Just about at that point, Gronk was ready to act. He would try to panic the group and in the excitement he would steal food and perhaps one of the ladies. He gathered the balls of clay and threw his first, second and third with accidental accuracy right into the middle of the fire. Hot embers flew everywhere, some landing on Blarg's furs, lighting him up like a bush hit by lightening. Blarg, not being the brightest star in the sky, thought that the women tending the cooking had done this and roared his displeasure and charged the women. The ladies, hearing the roar and seeing a flaming apparition bearing down on them screamed in terror and fled into the night.

Gronk, terrified at the panic he had wrought, stood straight up just as Ogg and the ladies scrambled to the edge of the mudhole. Having no other weapons but the shoes on their feet, Gronk was pummeled by soft furry mukluks (some with tassels). Having spent hours hiding in the mudhole, Gronk was covered in clay and to this already terrified group, he was a nightmare far worse than Blarg. They turned and ran back toward the evil they knew. Gronk snatched up several of the shoes and hid as fast as his bare feet would hobble in a drier and warmer location near a wolf den.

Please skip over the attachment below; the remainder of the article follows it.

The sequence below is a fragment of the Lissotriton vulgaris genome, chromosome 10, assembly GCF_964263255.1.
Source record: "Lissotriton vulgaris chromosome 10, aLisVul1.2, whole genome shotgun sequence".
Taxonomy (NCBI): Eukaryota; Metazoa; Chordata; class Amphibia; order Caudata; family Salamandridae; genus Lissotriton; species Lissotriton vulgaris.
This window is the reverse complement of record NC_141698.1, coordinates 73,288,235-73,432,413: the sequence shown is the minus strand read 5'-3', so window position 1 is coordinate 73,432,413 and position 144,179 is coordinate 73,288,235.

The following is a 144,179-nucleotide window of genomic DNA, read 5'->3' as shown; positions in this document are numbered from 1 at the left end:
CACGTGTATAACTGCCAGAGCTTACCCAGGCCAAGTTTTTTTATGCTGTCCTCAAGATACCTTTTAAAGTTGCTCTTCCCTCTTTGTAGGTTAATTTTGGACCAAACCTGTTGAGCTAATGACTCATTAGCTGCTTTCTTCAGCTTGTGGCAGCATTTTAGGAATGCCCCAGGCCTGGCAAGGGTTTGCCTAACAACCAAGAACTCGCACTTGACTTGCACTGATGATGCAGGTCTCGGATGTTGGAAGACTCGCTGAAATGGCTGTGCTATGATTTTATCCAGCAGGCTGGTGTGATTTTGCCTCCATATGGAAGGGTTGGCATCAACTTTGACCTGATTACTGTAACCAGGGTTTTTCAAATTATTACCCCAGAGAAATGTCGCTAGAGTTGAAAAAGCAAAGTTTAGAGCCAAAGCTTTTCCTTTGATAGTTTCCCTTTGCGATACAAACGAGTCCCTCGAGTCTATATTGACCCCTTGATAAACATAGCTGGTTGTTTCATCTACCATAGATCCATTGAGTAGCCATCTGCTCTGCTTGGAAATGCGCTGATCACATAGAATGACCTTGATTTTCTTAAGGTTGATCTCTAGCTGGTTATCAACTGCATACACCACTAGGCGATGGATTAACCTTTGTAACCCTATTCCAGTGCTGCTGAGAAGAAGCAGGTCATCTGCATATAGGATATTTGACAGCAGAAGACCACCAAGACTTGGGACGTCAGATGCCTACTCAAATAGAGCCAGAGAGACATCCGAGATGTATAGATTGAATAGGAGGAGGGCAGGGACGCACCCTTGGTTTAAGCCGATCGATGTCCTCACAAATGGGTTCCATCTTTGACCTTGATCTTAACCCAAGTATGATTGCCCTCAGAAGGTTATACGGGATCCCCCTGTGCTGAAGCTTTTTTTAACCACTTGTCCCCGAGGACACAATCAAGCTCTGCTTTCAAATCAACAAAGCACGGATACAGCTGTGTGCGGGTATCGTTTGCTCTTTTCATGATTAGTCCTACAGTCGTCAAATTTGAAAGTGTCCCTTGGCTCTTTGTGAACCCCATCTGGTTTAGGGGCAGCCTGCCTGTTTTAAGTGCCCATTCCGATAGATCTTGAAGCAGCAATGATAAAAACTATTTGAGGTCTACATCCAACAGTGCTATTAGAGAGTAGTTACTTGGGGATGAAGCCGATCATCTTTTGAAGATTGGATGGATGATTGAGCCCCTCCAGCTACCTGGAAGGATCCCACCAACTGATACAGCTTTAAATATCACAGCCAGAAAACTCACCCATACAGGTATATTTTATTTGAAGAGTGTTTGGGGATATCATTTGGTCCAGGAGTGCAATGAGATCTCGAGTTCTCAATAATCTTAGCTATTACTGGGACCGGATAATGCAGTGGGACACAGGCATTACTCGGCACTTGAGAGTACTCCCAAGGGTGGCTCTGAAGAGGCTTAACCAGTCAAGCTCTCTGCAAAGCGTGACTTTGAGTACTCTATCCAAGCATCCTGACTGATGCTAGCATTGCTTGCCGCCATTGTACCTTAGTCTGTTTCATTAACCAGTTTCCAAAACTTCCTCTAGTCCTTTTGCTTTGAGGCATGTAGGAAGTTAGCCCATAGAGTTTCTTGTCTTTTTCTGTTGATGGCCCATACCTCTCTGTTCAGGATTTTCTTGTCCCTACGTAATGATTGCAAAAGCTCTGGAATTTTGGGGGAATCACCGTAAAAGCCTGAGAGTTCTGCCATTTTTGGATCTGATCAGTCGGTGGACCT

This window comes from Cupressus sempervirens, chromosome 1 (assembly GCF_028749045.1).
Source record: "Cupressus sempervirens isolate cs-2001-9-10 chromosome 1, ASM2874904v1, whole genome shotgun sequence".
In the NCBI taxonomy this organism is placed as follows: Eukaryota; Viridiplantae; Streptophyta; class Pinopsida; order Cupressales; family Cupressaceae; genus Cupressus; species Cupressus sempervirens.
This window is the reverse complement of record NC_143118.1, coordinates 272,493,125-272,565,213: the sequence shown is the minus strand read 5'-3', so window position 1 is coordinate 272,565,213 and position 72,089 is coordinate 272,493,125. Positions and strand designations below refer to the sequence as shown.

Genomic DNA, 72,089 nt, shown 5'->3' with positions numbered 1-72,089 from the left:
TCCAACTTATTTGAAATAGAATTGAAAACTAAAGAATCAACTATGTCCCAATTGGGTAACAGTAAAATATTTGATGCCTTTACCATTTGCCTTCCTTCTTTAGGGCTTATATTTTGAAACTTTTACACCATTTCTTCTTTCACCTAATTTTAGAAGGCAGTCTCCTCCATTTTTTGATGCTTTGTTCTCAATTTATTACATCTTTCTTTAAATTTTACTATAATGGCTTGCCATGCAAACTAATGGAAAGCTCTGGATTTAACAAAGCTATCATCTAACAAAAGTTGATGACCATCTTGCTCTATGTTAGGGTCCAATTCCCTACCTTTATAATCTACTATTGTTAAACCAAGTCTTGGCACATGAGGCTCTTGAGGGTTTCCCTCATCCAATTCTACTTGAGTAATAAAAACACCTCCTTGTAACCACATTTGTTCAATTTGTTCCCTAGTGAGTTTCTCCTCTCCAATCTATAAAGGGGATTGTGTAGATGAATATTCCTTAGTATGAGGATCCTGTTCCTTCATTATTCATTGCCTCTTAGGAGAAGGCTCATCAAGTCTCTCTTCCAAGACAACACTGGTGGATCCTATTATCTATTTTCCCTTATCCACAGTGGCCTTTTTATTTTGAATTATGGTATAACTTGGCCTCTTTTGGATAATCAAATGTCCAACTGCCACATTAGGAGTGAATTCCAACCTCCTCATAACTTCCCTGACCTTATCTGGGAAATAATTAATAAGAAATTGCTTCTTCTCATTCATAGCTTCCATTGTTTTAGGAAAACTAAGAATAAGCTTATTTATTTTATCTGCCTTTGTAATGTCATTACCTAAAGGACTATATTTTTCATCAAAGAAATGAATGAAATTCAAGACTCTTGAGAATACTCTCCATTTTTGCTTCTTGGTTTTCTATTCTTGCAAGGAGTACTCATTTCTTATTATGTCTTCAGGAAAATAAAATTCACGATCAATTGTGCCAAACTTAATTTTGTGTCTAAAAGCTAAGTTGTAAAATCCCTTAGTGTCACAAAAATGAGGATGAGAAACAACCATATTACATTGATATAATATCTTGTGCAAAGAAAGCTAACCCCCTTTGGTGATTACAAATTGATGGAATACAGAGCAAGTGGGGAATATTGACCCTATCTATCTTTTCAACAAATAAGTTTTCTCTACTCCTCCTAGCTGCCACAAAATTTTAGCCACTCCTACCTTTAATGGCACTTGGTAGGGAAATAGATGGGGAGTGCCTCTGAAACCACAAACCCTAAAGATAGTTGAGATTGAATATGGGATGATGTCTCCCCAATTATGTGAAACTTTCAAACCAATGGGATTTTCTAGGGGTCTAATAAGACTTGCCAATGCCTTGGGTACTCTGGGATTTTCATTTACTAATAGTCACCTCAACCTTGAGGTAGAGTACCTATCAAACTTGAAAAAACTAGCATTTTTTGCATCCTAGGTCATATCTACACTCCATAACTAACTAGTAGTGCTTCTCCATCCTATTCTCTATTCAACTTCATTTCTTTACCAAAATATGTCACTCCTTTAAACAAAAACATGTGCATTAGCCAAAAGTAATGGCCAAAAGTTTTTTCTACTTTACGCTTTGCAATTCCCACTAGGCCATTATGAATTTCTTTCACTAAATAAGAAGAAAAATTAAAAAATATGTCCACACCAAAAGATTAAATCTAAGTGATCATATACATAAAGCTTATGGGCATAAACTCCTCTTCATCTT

Too tired to continue running, Ogg and the women returned to the cave and a smoldering Blarg. The women restarted the cooking and Ogg went to a quiet area of the cave to ponder the evenings excitement. Casting his inventive eye (always) toward the women, he noticed that while they were burning dinner and Blarg, they had bits of mud roasting in the fire. After Blarg had beaten several people as a matter of principle and retired for the night, Ogg went and got the bits of mud out of the ashes of the cooking fire.

He discovered that the bits of mud were hard like rock and they surprisingly did not break apart like simple dried mud. While he was turning this new development over in his mind, he found Gronk exausted near the mud hole searching for y'eggs or a handy wolf..whichever was nearer. After much posturing and ritualistic shows of machismo, the two unfortunates became allies. The power of thinking squared showed signs of enormous potential.